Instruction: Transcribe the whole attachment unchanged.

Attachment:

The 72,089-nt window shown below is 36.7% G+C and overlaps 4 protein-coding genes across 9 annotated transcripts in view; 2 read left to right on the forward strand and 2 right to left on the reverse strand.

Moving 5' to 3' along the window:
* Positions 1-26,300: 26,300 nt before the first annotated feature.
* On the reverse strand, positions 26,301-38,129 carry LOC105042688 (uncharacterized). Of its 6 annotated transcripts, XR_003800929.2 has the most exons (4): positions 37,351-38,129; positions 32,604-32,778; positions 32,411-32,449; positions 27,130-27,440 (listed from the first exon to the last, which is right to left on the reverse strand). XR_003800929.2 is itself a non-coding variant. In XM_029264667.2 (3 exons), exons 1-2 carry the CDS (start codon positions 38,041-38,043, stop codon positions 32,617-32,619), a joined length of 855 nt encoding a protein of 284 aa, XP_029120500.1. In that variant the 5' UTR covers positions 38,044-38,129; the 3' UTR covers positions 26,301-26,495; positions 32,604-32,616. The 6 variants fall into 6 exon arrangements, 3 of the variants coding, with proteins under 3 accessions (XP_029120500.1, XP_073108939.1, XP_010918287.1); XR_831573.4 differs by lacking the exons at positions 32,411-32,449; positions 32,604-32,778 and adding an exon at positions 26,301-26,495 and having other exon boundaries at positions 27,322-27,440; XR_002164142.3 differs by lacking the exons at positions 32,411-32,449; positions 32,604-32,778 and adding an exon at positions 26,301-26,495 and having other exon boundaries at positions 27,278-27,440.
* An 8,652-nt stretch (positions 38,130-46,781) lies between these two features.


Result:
The 72,089-nt window shown below is 36.7% G+C and overlaps 4 protein-coding genes across 9 annotated transcripts in view; 2 read left to right on the forward strand and 2 right to left on the reverse strand.

Moving 5' to 3' along the window:
* Positions 1-26,300: 26,300 nt before the first annotated feature.
* On the reverse strand, positions 26,301-38,129 carry LOC105042688 (uncharacterized). Of its 6 annotated transcripts, XR_003800929.2 has the most exons (4): positions 37,351-38,129; positions 32,604-32,778; positions 32,411-32,449; positions 27,130-27,440 (listed from the first exon to the last, which is right to left on the reverse strand). XR_003800929.2 is itself a non-coding variant. In XM_029264667.2 (3 exons), exons 1-2 carry the CDS (start codon positions 38,041-38,043, stop codon positions 32,617-32,619), a joined length of 855 nt encoding a protein of 284 aa, XP_029120500.1. In that variant the 5' UTR covers positions 38,044-38,129; the 3' UTR covers positions 26,301-26,495; positions 32,604-32,616. The 6 variants fall into 6 exon arrangements, 3 of the variants coding, with proteins under 3 accessions (XP_029120500.1, XP_073108939.1, XP_010918287.1); XR_831573.4 differs by lacking the exons at positions 32,411-32,449; positions 32,604-32,778 and adding an exon at positions 26,301-26,495 and having other exon boundaries at positions 27,322-27,440; XR_002164142.3 differs by lacking the exons at positions 32,411-32,449; positions 32,604-32,778 and adding an exon at positions 26,301-26,495 and having other exon boundaries at positions 27,278-27,440.
* An 8,652-nt stretch (positions 38,130-46,781) lies between these two features.